Tag Archives: hope

A Shack-Inspired Birthday Reflection

Ever since I saw The Shack this weekend, I haven’t been able to get its themes out of my head. Frankly, would I even want that? Nope. I think it’s great that the story sticks with me so much!

The Shack is a heartfelt story about a man, named Mack, who is lead back to life by God, Jesus, and the Holy Spirit. Literally, they appear in a shack in the woods and spend the weekend with him. Whether you’re Christian or not, it’s a good story that can reground the best of humanity within you: being good to one another, forgiving those who do wrong against you, and spreading love.

Every time I read–or now watch–The Shack, I feel like a child again.

And, especially now in my life, it’s a message I need reiterated to me.

I have found myself, especially in the past, in seemingly hurricane-like chaotic years, not focusing on love–or trusting in God–as much as I really should’ve been doing. Since Choy, my beloved feline companion died, events have transpired that have shaken me. Frankly, they’ve taken me, unwillingly, a bit away from focusing on God. My belief in him has still been strong, of course. It always will be. However, I realize in hindsight that I was going through the motions of living a strong faith; specifically, I focused on my worries rather than putting my trust in Him. It’s amazing how we can get lost in our own battles, and our fears of the future, and forget to put our trust in God–to trust things will work out the best way they should.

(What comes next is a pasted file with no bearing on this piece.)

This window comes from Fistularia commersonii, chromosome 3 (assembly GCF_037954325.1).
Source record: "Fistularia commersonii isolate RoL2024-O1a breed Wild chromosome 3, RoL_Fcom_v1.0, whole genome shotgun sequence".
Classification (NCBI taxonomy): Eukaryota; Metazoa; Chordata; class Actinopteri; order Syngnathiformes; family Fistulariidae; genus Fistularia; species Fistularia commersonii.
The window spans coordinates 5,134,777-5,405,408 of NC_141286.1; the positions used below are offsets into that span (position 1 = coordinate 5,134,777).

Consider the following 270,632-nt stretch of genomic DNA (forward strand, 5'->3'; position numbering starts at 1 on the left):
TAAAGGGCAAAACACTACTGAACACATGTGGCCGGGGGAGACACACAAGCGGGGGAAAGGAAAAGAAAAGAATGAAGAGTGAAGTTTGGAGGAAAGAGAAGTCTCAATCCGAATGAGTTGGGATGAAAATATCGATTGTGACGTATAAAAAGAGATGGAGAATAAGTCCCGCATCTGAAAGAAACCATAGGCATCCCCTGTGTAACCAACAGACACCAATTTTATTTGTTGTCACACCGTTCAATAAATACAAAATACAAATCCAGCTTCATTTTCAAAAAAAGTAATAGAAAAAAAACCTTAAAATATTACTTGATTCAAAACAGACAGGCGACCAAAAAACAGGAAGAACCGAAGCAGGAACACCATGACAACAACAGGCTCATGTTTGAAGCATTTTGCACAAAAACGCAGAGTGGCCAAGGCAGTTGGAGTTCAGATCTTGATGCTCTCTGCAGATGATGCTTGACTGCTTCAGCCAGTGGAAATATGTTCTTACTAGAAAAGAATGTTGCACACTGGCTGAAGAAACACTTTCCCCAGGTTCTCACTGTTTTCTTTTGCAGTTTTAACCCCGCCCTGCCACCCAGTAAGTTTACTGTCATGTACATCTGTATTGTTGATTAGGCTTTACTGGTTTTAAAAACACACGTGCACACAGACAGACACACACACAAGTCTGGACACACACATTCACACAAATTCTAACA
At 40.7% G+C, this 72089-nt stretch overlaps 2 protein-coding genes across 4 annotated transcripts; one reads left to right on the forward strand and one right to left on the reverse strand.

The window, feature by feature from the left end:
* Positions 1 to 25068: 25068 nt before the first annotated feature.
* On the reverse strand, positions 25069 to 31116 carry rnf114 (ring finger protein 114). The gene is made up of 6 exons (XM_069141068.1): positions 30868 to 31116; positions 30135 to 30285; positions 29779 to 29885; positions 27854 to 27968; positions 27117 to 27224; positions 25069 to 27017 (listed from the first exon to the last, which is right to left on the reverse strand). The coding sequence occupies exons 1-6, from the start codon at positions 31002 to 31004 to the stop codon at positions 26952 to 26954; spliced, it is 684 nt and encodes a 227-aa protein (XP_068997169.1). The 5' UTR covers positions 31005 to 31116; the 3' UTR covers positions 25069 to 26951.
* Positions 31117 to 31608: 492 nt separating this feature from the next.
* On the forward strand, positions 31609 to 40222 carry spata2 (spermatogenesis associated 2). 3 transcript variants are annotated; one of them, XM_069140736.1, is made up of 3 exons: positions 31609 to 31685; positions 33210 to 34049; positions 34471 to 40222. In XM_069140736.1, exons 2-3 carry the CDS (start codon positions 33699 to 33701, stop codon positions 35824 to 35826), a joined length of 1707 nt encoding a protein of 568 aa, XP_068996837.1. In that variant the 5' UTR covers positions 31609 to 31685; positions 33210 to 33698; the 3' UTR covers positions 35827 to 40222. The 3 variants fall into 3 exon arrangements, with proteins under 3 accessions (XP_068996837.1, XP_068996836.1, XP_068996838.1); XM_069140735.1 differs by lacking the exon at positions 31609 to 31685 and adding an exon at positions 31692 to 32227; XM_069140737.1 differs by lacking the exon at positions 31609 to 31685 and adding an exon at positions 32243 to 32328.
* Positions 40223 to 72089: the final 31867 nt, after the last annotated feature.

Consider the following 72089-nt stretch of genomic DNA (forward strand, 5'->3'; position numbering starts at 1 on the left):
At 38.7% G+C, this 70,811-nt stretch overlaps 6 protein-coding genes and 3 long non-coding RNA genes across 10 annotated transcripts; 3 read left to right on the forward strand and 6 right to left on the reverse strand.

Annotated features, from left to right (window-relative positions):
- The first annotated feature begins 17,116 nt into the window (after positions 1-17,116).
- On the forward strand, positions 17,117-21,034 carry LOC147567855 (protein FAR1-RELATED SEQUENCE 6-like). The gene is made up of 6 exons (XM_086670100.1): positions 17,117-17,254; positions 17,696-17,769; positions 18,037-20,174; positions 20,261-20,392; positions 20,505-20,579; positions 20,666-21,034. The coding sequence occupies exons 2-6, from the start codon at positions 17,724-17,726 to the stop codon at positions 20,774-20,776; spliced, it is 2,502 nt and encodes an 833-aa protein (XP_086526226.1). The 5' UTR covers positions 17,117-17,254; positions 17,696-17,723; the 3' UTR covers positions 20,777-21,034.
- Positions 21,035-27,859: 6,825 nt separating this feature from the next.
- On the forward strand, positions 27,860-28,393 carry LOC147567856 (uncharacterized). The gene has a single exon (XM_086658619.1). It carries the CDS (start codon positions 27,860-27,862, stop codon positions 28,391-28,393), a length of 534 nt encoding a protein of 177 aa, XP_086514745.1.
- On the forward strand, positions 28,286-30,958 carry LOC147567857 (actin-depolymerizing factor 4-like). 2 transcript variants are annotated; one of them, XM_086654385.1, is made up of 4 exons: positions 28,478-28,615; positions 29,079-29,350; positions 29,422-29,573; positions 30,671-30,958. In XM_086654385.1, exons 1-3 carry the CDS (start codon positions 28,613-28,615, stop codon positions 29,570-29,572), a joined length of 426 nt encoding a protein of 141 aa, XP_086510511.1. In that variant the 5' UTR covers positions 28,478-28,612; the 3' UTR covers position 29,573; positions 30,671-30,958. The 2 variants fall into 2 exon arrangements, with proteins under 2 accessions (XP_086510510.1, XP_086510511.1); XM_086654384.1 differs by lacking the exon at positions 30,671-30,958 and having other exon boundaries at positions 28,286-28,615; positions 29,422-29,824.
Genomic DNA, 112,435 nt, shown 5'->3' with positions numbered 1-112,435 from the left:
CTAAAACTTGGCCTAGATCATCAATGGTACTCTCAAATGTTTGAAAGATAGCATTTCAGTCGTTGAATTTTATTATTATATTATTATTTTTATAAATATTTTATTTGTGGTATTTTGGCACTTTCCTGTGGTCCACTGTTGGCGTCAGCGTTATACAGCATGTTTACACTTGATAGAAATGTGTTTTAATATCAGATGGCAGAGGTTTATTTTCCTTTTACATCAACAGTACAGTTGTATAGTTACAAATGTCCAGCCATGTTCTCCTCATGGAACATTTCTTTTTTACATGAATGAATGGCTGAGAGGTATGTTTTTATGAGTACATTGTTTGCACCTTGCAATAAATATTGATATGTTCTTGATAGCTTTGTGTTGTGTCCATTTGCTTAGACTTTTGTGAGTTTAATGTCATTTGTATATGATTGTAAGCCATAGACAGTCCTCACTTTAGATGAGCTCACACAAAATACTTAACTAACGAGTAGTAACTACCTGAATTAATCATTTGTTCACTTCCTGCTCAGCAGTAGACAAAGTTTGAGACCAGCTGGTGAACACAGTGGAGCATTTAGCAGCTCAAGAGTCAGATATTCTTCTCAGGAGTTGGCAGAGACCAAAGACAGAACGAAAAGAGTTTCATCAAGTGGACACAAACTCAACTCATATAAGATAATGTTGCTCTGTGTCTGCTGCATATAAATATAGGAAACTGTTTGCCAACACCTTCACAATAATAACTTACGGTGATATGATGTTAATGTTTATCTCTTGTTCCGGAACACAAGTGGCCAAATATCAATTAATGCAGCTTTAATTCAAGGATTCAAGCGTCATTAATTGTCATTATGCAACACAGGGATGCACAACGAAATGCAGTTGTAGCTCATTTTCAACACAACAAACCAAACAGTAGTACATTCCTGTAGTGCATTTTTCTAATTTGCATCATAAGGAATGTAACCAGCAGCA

Truly, it’s hard to put your trust in something you can’t see. And that’s the theme of The Shack: God is always with you, his love will guide you, just let him show you the way. (Or, for those who prefer, let “her” show you the way.)

This year, as my birthday approached, I’ve been feeling more emotional as of late. Last year, I spent my special day at Cleveland Clinic Main Campus, watching my father go in for melanoma surgery. Mom and I left my dad late that night, after we knew he was safe, settled and the surgery was successful. On the way home, we stopped at Olive Garden and I blew out a candle in an apple crisp dessert.

A simple, small, somewhat melancholic birthday that fell right in place with the rest of 2016.

But it’s not that specific day itself that makes me bittersweet about my birthday, it’s how the year went after dad’s surgery. That landmark moment seemed to catapult my family and I into a variety of stunning developments that grew me into a stronger Katie today. In part, I wish that some things didn’t happen; mom’s brain bleed last April, for example. But, for the most part, I’m happy for how much I’ve grown out of my shell. For example, I’ve found a hidden talent in bookkeeping that I could hone to subsidize my writing career and support my family.

All in all, even if my birthday feels a tad bittersweet, I still remain stubbornly optimistic to see the good that this new birth year brings.